I think it’s been a stealth movement but yes, it has changed. Each year since 1990 more women have qualified as lawyers than men and as of 2017 women lawyers outnumber men in the profession. As a result I think that people (both clients and other lawyers) are more accustomed to seeing women lawyers and familiarity in itself is a way of breaking down prejudice and barriers.
I think women today expect more support in juggling career and home life than I did. I was less questioning of why it should be me to take a step-back from my career when events in my personal life meant that things had to change than I think most millennial women are today. Although having said that only 28% of partnership positions are currently held by women and of those that do make partnership, it’s typically in the less lucrative practice areas and within smaller law firms. Given the number of women entering the profession and the gulf at the top in terms of representation there’s clearly still a long way to go in terms of true gender equality.
How do you think organisations like Kaplan Altior can help encourage diversity within the legal industry?
Raising awareness is fundamental to encouraging change – no-one listens unless you speak up. As an education provider we are in a great position to help encourage gender equality, challenge old assumptions and raise awareness of unconscious bias. I like to think we do that through our course content, eradicating stereotyped examples and questions from our materials, role modelling success through the dynamic women tutors that run many of our courses as well as our specialist unconscious bias training that we run online.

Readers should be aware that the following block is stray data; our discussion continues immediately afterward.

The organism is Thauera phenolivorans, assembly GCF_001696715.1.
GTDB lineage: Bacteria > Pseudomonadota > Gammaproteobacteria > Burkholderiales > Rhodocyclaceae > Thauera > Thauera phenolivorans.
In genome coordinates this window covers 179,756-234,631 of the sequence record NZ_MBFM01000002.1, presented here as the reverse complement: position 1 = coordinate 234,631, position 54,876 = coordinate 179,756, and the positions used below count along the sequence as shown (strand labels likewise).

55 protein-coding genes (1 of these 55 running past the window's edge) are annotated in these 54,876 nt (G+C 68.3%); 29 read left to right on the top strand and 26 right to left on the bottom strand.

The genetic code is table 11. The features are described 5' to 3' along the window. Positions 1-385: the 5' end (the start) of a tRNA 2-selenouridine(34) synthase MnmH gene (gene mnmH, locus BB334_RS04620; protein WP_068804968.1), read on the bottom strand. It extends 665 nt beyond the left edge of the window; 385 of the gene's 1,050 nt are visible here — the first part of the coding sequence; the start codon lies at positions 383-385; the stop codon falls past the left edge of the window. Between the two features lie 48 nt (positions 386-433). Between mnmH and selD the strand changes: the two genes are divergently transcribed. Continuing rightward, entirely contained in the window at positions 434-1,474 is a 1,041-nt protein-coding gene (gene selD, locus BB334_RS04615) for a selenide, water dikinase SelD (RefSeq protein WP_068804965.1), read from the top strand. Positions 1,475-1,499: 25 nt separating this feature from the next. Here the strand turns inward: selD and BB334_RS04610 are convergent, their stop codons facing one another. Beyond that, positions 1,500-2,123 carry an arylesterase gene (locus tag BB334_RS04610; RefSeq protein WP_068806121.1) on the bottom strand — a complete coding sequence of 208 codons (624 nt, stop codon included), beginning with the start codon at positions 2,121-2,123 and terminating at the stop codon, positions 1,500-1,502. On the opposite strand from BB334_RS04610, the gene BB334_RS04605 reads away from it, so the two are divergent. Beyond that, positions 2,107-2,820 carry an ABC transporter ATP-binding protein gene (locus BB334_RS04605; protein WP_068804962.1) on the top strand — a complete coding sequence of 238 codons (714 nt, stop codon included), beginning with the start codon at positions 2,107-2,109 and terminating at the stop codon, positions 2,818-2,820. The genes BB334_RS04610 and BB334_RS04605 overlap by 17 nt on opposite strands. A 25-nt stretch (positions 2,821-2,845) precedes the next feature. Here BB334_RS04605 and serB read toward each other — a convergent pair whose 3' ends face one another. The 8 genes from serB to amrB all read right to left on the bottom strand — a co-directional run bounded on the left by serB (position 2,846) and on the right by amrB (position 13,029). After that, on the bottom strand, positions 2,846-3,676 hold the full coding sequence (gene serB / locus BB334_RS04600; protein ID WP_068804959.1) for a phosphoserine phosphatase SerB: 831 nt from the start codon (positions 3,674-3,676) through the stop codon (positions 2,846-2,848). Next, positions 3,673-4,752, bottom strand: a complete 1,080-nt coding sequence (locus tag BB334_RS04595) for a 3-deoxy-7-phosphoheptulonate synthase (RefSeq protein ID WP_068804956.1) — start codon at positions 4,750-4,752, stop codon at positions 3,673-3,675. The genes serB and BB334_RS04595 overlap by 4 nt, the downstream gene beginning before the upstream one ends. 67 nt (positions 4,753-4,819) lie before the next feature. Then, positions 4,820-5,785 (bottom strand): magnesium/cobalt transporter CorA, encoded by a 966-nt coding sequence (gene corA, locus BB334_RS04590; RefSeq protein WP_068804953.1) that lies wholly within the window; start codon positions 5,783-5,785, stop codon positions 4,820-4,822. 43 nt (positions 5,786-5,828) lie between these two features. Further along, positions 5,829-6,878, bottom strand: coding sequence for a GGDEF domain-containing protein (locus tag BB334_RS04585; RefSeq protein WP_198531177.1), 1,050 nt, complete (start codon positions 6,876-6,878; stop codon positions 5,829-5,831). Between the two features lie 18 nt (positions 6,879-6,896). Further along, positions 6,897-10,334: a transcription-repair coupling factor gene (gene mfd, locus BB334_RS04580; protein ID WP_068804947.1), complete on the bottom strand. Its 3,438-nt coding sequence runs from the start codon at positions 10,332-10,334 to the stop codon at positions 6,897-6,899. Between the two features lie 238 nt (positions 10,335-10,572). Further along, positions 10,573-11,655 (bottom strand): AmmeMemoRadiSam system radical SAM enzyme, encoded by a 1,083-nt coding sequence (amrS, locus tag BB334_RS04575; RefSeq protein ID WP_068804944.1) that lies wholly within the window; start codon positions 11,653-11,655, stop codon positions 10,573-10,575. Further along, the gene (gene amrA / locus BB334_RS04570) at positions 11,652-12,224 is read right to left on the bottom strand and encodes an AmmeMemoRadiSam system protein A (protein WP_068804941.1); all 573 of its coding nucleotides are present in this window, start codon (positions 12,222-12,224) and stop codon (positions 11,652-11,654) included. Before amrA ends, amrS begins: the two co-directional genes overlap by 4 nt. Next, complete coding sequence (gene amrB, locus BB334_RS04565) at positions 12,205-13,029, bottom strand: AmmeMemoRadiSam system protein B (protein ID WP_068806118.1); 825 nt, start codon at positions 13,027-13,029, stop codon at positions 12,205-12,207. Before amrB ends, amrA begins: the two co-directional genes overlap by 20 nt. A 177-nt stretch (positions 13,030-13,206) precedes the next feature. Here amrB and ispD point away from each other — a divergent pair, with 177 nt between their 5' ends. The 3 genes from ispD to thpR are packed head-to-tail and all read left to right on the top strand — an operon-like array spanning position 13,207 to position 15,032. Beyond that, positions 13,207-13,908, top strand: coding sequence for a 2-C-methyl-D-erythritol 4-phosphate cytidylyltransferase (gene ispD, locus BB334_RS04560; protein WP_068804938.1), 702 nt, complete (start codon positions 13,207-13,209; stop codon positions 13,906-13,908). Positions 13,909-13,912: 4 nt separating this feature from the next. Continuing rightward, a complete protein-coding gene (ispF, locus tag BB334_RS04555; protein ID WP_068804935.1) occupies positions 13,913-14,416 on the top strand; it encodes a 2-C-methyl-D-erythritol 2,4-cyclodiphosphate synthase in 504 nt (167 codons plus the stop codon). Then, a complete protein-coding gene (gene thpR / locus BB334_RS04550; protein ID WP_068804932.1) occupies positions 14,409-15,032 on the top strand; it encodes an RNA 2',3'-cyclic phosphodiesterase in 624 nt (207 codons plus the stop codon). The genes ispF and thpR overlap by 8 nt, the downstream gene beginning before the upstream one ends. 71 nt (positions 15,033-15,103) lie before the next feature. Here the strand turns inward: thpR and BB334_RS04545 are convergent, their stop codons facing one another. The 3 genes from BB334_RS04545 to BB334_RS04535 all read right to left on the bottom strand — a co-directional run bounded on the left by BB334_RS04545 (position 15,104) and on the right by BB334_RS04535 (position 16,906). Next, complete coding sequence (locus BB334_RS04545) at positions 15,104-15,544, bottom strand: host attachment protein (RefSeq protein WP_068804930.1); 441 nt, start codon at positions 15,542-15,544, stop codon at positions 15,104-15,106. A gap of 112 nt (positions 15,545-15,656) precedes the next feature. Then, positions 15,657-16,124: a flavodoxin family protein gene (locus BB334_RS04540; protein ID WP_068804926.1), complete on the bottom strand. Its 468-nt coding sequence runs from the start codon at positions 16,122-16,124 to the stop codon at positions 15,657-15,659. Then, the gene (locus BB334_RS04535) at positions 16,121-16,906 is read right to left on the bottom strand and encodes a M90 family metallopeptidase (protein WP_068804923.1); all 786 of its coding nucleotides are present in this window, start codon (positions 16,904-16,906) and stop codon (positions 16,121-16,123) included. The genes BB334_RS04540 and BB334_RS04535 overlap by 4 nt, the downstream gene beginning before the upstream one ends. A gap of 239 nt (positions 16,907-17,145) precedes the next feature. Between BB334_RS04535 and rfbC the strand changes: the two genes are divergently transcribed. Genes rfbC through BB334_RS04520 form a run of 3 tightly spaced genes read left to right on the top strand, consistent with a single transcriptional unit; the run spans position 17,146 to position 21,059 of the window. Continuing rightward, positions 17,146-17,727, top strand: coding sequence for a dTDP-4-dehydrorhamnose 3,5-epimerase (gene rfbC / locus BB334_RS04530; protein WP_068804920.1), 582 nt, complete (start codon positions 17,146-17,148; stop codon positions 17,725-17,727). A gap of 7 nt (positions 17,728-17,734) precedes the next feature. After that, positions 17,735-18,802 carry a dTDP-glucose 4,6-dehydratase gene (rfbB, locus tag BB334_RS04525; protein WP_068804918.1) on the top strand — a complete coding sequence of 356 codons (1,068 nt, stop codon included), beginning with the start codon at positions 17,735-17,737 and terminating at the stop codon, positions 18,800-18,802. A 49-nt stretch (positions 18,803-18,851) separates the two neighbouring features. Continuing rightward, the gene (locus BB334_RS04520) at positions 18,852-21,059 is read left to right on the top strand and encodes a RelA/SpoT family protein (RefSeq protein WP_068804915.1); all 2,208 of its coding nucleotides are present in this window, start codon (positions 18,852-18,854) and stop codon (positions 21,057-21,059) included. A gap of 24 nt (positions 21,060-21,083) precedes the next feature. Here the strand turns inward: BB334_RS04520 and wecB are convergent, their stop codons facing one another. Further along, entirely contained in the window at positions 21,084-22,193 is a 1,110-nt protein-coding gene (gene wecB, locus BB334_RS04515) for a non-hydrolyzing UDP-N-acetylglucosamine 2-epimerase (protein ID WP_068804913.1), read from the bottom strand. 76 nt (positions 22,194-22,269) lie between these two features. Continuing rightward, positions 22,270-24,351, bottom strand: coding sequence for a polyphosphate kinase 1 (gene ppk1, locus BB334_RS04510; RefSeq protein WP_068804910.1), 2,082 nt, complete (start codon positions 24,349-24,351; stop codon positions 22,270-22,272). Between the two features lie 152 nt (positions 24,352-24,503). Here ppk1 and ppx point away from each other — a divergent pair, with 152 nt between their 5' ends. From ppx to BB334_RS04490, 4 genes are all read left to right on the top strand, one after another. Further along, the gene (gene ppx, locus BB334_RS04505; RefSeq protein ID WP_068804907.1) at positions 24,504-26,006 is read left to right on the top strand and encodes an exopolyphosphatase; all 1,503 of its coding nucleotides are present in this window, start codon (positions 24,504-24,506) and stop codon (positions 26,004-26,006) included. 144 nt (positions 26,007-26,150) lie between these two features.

How do you think the legal profession as a whole can encourage wider diversity, particularly in more senior roles?
I think many firms are currently trying to do just that but are finding it difficult to achieve. In part I think it’s a function of the partnership structure of many firms and the “up or out” culture which pervades the business model. As more male lawyers decide to vote with their feet and join alternative business structures, accountancy firms and in-house legal teams then I think senior management within the law firms will start to consider alternative career pathways, alongside partnership, which might encourage top talent (both male and female) to stay.
Affirmative action to help women progress is often viewed rather suspiciously, by men as unfair advancement and by women as tokenism. Gender equality in the profession will, I believe, only really change when people truly embrace it as a people issue rather than just a “women’s” issue.
As a business psychologist gender inequality is an area in which I’m particularly interested and in my future research I hope to add insight and generate possible solutions to the problem.
If you could give a woman entering the industry one piece of advice, what would you say?
My pearl of wisdom would be, “don’t be so hard on yourself”. The demands of the job are tough in themselves without you being tough on yourself too. It’s important to keep things in perspective, try not to get overwhelmed when work is challenging and remember that work, just like change, happens incrementally, one step at a time.
In fact, my advice isn’t gender specific – it’s a message to my brothers as well as my sisters.
What does the 100 years of women in law celebrations mean to you?
It’s a chance to reflect on how far we’ve come and how much further there is still yet to go. We have to celebrate the milestones on the journey, they’re hard won and well worth the effort.